And the cares of tomorrow / must wait / til this day is done.

 But how do you define a day when you have no Earth to spin?

You guessed, but you done guessed right.

Let the idea of a day as unit of time go....Know that it was only ever just a way to partition the darkness, just a trick to not go insane from the sheer screaming nowness of our psych ward clin.... Shhh, here comes the nurse, I mean muse.


  1. Great post, learned a bit of shit I didn't know! That's what blogging is all about, 4 me atleast. Been revamping my stuff like crazy... I was following your site, but forgot about it till today when i saw it on my dashboard, perfect timing to... My mom and i have been talking about Aliens, she thought she was abducted and implanted and I have so much to unravel for myself there, Thanks for this! Anyways I added you to my side bar,

  2. How cool. I didn't know there was a Communion movie!

    I read the book many years ago, in a trailer next to a lake in the middle of nowhere. At night.

    It caused problems.

    I'm probably going to see the movie now, assuming I can find it. Writer Robert Anton Wilson always seemed to think that if the alien phenomena were real, they are on a psychological level rather than actual space travelers.

  3. Thanks Quark, and thanks Katy, I hear you about the late night jitters. I had a job for awhile checking grain-train cars at a Seattle port around the time the sequel to Communion came out, and I would read it on break in the middle of the night and get super creeped out. I think you're half right on the alien phenomena though, they are both psychological / unconscious projections AND genuinely real and actual space travelers.

    There's no reason why aliens should have the weird dream-waking split that we do, 16 hours awake and 8 asleep - they might be all awake or always asleep / dreaming ... and from their standpoint our dream world/s may look more collective and concrete, more welcoming to a visitation, than our suspicious, overcrowded, noisy waking life. Once you start examining cover memories and the veiled nature of total consciousness vs. repression it's a pretty slippery slope... right into the gaping maw of Lovecraftian madness!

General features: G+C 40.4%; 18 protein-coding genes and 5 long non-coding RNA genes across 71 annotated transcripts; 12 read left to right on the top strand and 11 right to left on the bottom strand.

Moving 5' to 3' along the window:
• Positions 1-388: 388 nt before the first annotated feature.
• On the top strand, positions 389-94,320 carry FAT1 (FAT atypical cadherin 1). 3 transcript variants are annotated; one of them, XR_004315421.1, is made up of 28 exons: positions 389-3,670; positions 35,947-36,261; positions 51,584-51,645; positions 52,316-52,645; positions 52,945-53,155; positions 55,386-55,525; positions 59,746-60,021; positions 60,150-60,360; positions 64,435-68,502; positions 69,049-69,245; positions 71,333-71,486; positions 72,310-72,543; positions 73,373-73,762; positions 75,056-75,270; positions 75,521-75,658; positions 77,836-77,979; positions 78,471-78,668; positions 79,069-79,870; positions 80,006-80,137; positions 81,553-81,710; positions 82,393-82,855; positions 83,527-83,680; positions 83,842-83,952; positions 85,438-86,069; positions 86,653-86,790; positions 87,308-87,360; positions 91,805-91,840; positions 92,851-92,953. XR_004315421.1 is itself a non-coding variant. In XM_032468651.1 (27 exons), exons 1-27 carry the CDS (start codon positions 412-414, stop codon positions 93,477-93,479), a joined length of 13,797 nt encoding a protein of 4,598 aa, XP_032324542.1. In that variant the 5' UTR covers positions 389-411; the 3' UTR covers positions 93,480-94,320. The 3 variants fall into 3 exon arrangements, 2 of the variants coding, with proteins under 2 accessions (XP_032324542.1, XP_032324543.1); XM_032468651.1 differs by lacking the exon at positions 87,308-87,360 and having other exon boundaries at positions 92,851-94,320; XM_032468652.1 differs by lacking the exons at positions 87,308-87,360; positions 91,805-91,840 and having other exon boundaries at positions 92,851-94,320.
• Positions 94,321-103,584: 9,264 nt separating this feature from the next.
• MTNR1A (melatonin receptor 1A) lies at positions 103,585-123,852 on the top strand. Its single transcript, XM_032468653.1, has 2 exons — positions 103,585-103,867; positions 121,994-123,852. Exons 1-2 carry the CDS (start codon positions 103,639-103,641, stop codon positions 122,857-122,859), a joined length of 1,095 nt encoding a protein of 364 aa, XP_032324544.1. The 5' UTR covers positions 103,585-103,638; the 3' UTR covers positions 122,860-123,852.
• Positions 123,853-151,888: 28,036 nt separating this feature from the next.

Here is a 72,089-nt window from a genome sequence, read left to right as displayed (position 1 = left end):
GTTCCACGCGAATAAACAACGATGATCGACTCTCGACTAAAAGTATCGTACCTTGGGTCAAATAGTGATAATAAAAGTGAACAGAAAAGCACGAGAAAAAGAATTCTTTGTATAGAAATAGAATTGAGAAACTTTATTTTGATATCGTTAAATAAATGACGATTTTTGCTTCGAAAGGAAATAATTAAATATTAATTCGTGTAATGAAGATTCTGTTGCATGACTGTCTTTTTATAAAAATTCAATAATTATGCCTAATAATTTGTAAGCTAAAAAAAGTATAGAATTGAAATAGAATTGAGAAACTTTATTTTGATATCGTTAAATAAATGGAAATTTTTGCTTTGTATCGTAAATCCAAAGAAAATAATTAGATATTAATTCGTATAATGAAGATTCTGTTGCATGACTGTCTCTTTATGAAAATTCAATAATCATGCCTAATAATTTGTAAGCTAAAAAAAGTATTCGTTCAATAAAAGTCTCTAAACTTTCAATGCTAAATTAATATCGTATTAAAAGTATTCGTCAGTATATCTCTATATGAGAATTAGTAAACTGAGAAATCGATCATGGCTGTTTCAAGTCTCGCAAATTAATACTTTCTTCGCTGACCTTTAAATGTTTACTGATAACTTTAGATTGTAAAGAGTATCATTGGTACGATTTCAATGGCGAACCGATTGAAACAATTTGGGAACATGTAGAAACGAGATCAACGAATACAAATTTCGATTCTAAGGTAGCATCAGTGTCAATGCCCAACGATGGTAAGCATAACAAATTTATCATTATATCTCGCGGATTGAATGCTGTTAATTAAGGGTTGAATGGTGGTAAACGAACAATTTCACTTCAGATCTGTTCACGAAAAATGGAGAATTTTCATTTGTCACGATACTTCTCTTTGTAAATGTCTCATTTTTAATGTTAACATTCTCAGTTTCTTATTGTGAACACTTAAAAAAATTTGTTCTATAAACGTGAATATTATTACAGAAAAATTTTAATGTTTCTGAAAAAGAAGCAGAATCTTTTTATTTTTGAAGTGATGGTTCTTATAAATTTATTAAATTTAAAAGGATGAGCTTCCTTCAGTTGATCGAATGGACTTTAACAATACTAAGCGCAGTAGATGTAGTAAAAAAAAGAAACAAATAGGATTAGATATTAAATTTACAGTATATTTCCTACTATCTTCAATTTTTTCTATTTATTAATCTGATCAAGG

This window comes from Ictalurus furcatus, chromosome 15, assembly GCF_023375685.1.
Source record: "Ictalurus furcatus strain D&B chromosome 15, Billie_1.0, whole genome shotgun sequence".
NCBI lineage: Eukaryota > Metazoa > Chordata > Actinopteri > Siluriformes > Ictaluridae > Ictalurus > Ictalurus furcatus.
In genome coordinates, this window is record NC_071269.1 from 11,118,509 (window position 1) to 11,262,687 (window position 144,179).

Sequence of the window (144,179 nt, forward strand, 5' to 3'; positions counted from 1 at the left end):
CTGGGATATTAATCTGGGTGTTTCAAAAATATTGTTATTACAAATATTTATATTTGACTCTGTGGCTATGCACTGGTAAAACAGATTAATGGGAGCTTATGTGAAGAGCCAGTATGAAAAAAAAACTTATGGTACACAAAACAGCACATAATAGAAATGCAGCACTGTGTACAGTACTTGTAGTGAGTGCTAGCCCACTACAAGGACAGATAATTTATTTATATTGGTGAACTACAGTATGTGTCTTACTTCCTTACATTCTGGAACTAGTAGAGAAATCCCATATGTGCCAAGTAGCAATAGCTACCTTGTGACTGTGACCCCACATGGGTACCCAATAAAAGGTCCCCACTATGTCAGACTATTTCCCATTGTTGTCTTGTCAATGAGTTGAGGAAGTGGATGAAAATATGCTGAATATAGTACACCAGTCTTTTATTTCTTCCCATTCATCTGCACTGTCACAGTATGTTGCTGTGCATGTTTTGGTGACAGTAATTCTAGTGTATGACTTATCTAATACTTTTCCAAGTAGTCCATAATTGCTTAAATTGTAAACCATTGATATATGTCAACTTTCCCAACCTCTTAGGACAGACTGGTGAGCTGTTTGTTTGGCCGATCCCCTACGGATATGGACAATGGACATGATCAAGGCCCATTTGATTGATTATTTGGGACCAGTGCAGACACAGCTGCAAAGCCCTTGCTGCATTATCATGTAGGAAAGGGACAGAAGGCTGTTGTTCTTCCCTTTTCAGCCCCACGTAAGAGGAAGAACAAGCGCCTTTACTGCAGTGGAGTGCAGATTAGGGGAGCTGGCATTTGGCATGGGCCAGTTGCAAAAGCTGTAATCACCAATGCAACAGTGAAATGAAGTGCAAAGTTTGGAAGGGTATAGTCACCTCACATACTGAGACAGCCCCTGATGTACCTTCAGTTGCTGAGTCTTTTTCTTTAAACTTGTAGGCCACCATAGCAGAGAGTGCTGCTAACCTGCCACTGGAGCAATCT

4. great post erich.... i was looking for the little blue men from both movies and my ideas about communion was zackly as you wrote in your post.... every word you typed was in my head before it was on this post.... so was i dreaming it or did my dream spread into your dreams....the awake asleep thing just gets better each time i think of it.... now im thinking might m.i.b.s also be an unconscious dream thing.... perhaps?

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  6. these thoughts are almost exactly my own, except it is precisely what i wanted to explain in words. after seeing UFOs and having a dreamlike encounter with aliens, i have no idea what to believe. whether it's scary or not, i've learned to ease into just about everything i read and hear. this practice of patience with the mind and to not let it wander off into the deeper recesses, rather to live in the presence of God is something that can only be taught by witnessing a higher power. now those life events are typically human, but what about those that are not of this world? how do we reciprocate that to our own species? i think the idea that being comfortable with explaining your thoughts in a rational way while not jumping to conclusions can help you become a better scientist. and perhaps science isn't doing its job in explaining the spirit realm and the third eye. but still, there's tons of work to be done, and to think this will be the only time you see aliens and witness the beauty of God's presence, would be undeniably false. i believe it comes from a sense of urgency that you wish to create a world where there is no limits to what consciousness perceives. this can be due to the human nature of destruction and chaos entering into our lives. what happens when humans are scarier than the aliens themselves? that's why we need to do the spiritual work and build the metaphorical spiritual armor that propels us into a world where we coexist not just as some mystical dream, but something tangible, something able to be understood. the more we question the fabric of our reality, i believe it changes the way physics operates around us. conscious awareness of the micro can influence the macro, and hence can help us be more calm about processes that require tons of forethought. i think the aliens are here for a good cause in order to safeguard our future from ourselves. in essence, we're always so absolute about what we know, but if any history buff explains to us why we're so stuck in our ways, you'd see that we come from a place of lacking, being alone and scared. this film accentuates that druglike state that we sometimes inhibit, although not all the time. but that wraps us up into a psycho burrito, and can cause us to spiral out of control. let nature do its course and try not to rack your brain on the minutia. get to the bottom of why you think the way you do an try and test it. life is to be explored.